After wrapping up more than 200 hours of flight testing with Pilatus in the Next Generation PC-12, Honeywell anticipates receiving TSO approval for its Primus Apex avionics system this month.
Capital Aviation in Bethany, Okla., has completed installation of Universal Avionics’ EFI-890 EFIS, including elements of the Vision 1 synthetic-vision system, in a Gulfstream III, the installer announced last month. The cockpit retrofit included the addition of four eight- by nine-inch displays, a Universal terrain awareness and warning system and upgrades to the FMS.
Honeywell last month said it has installed on the company’s Gulfstream G550 a Wi-Fi com gateway that will allow passengers to use Blackberrys to send and receive e-mail in flight. The exercise is serving as a testing ground for new Wi-Fi services from Honeywell through its OneLink satcom service.
Rockwell Collins said last month that it has completed the purchase of the SkyLink broadband terminal product line from Arinc for its relaunched eXchange data offering. Collins will sell and support the product line to large business jet operators and OEMs, while Arinc will continue to provide SkyLink Ku-band satellite services.
Duncan Aviation’s Lincoln, Neb. facility has entered into an agreement with Raytheon Aircraft to be the exclusive agent for Raytheon Aircraft parts, inventory and distribution (Rapid) to repair, overhaul, test and provide inventory logistics in support of the Rapid rotables program for Hawker landing gear. The agreement covers the Hawker 1A through 700, 800, 800XP and 1000.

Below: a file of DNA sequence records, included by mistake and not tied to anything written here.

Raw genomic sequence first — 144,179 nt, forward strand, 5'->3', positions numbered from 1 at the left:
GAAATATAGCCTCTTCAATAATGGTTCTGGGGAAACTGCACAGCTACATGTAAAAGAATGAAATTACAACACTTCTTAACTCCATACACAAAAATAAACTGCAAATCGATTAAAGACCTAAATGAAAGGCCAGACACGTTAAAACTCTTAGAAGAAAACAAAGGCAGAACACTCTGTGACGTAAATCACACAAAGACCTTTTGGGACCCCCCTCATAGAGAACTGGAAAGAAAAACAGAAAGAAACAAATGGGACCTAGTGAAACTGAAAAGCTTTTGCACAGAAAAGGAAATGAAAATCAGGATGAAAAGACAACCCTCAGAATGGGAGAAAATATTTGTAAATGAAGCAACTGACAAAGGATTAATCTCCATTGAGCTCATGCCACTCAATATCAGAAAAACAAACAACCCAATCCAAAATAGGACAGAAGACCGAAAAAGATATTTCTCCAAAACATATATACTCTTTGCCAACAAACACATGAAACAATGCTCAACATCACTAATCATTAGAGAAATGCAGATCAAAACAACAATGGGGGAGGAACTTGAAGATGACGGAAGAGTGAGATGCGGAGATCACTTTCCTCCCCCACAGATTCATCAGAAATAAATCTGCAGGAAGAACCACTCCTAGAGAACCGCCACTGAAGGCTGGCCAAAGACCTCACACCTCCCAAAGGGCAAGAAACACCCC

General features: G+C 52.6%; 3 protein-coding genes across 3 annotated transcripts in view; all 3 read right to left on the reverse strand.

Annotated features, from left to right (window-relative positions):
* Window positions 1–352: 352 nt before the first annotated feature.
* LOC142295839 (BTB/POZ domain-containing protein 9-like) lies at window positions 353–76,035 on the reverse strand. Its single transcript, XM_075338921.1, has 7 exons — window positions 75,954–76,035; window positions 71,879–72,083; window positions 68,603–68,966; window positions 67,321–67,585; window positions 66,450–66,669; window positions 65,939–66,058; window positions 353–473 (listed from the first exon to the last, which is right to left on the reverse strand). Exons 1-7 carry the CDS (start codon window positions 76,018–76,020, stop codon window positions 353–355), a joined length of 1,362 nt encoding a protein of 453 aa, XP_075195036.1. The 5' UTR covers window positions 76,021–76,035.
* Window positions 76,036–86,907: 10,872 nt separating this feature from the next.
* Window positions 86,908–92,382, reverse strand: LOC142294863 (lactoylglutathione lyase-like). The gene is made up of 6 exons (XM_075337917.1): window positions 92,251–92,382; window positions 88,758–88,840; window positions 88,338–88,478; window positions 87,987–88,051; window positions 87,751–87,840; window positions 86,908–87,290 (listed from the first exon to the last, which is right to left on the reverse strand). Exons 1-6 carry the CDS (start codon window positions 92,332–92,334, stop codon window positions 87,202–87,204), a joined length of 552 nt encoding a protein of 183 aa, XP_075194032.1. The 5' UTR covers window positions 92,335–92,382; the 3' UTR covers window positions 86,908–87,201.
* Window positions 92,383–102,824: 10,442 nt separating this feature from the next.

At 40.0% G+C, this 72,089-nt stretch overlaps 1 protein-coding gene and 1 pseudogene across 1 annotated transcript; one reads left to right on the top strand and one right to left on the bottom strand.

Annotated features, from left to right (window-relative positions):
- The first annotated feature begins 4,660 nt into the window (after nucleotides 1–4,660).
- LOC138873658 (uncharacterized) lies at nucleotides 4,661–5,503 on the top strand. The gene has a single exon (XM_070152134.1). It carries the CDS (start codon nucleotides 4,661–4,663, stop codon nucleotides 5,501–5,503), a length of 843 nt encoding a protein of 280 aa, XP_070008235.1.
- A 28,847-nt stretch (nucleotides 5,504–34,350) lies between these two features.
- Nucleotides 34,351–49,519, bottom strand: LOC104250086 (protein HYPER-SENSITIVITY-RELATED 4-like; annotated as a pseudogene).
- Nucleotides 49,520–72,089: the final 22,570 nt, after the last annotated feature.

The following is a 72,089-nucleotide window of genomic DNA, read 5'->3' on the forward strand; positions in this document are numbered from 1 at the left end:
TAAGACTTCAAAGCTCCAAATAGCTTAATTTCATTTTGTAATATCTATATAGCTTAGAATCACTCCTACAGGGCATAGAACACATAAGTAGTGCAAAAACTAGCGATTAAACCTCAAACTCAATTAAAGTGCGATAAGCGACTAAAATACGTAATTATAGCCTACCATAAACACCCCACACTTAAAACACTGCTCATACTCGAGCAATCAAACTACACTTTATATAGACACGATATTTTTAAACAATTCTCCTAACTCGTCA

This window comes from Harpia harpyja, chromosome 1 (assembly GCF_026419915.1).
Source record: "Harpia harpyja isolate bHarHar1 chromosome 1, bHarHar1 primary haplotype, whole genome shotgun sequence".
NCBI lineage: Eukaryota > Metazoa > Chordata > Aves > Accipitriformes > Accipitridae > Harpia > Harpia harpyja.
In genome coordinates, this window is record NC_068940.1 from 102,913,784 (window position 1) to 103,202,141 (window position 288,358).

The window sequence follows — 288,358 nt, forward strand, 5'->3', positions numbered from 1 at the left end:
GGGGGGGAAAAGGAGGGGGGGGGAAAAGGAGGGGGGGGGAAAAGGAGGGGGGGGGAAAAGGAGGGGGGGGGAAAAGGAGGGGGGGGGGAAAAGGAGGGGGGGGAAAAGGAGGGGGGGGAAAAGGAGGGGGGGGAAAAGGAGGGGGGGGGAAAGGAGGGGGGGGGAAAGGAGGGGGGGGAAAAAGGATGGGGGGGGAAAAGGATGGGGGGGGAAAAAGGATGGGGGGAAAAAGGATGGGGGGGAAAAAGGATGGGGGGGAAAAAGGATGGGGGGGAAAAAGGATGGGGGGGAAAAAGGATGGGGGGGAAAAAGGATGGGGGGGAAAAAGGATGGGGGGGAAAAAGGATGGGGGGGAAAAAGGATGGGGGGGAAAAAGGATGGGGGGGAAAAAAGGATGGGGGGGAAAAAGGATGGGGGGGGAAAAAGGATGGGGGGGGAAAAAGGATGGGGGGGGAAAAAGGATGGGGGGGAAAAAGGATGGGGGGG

Raytheon Aircraft has awarded Montreal’s Innotech Aviation Gold Bar status for service center excellence for Hawkers and King Airs. The award recognizes superior achievement in four major areas of product support: spares availability, tools and tooling, training and library currency. Innotech achieved an overall rating of 95 percent
in each area.
Chelton Satcom last month announced the signing of supplier contracts to provide high-speed-data equipment as customer options for the Embraer Legacy and Gulfstream G450/550.
Hoping to cash in on new types of airborne communications capabilities, Airbus has combined forces with SITA and Tenzing to form an in-flight service called OnAir, the European airframe integrator announced last month. Starting next year, the joint venture will offer broadband Internet connections and satcom service, with the eventual goal being airborne personal cellphone links by 2006.
Honeywell on October 10 successfully flight tested new technology that will let passengers use their personal cellular telephones in flight. The trial proved that the technology works under actual flight conditions and will not compromise safety or interfere with the ground cell network, the company said. Current FCC rules do not permit cellphone use in flight.
“Can you hear me now?” might soon become as familiar a refrain to airborne satcom users as it is to those earthbound customers who use Verizon. The company is now a service provider for the Iridium satcom program. The arrangement, said Iridium, means Verizon Airfone operators and their passengers will be able to make calls regardless of where the aircraft is flying.